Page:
Live Review: Kendrick Lamar and the National Symphony Orchestra at The John F. Kennedy Center for the Performing Arts (10/20)

To Pimp a Butterfly spreads its wings across Washington, D.C.


Photography by Yassine El Mansouri

When Kendrick Lamar performed on The Late Show with Stephen Colbert, he had yet to announce any live dates in support of To Pimp A Butterfly. I texted friends that night: “I’d pay $75 just to see that medley live.” I go to so many shows, but something felt different than anything else I’ve ever seen — he possessed an energy that made him seem so next level, so shape-shiftingly in control of everything. He was part dance club DJ, part conductor, and all heart. Which is why it felt so natural last night to see him front the National Symphony Orchestra at Washington, D.C.’s The John F. Kennedy Center for the Performing Arts.

Steven Reineke had previously conducted the NSO Pops with Nas last year, but there was a certain glimmer in his eye when Lamar came on stage after his band and opened with a simple statement of, “this dick ain’t free.” Everything was on fire: from the openers, a collection of music students from the Duke Ellington School of the Arts named the Mellow Tones; to the blazing vocal solos; to Lamar’s possessive, herky-jerky motions to cue his band; and to a few insane (and I mean insane) freestyles. An hour later, it felt as if there wouldn’t be a highlight … and then he gave “Mortal Man” its live debut and exited stage left.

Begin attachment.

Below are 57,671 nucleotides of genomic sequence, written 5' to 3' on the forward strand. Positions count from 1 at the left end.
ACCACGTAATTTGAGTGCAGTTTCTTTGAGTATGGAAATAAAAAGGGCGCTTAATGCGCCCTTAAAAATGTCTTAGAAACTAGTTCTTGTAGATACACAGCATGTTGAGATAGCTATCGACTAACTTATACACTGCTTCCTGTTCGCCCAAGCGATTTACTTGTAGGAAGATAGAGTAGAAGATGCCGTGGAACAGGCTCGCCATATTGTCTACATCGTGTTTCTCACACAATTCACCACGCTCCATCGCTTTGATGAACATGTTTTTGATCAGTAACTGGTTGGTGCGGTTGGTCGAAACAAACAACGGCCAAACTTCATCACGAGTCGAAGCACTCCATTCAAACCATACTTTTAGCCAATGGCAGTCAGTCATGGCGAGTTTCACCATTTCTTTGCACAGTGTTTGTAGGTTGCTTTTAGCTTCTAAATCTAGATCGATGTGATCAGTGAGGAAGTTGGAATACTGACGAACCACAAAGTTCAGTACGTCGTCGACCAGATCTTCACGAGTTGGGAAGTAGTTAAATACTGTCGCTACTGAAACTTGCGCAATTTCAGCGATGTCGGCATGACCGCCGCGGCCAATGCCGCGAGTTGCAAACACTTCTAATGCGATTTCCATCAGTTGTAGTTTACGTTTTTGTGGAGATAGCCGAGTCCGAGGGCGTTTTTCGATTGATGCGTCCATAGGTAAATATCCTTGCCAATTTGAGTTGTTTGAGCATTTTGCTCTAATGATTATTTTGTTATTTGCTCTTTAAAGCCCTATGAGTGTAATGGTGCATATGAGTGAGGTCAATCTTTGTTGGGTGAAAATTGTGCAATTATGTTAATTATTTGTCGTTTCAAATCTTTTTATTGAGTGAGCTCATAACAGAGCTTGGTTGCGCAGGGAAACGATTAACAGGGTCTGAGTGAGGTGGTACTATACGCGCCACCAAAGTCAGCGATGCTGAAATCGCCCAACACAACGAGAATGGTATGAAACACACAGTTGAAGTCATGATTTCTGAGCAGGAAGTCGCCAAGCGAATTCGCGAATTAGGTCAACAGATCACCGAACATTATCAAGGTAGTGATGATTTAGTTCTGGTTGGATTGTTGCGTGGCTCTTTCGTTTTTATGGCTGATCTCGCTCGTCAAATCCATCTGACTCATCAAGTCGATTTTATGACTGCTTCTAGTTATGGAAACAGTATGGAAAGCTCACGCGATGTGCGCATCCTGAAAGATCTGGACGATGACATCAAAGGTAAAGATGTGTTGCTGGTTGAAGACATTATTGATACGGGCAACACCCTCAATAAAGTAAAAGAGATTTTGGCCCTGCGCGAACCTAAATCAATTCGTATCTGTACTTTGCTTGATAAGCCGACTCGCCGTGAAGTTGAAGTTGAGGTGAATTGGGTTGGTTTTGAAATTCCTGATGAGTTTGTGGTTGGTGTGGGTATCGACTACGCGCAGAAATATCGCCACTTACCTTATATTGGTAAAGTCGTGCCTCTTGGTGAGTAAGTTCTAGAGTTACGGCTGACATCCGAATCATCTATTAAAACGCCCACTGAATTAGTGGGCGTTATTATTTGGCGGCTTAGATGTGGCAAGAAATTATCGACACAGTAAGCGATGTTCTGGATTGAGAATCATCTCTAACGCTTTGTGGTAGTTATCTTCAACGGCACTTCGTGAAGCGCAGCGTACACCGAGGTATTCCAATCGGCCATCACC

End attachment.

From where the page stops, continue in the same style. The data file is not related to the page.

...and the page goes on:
After a few minutes of thunderous applause, both Lamar and Reineke returned together in an almost buddy-buddy manner. Lamar then asked everyone to quiet down and hold their applause, saying he wanted to feel the energy of the room. He said he wrote Butterfly for moments like that one, where you could feel the positive vibe, the restlessness, the struggle, and the intent all the same. He had the palm of the world in his hands at the nation’s capital, silently controlling an opera house literally fit for an orchestra, a funk band, and a rapper before uniting everyone with “Alright”.

Full disclosure: I’ve seen over 270 artists live this year, and that was the only moment I could never put into words. Kendrick Lamar knows what he has to say. More than ever, he’s saying it.

Orchestral Overture
For Free? (Live debut)
Wesley’s Theory
Institutionalized (Live debut)
Backseat Freestyle
Swimming Pools (Drank)
These Walls
For Sale? (Live debut)
Hood Politics
Complexion (A Zulu Love)
m.A.A.d city (Part I)
King Kunta
How Much a Dollar Cost (Live debut)
The Blacker the Berry
Mortal Man (Live debut)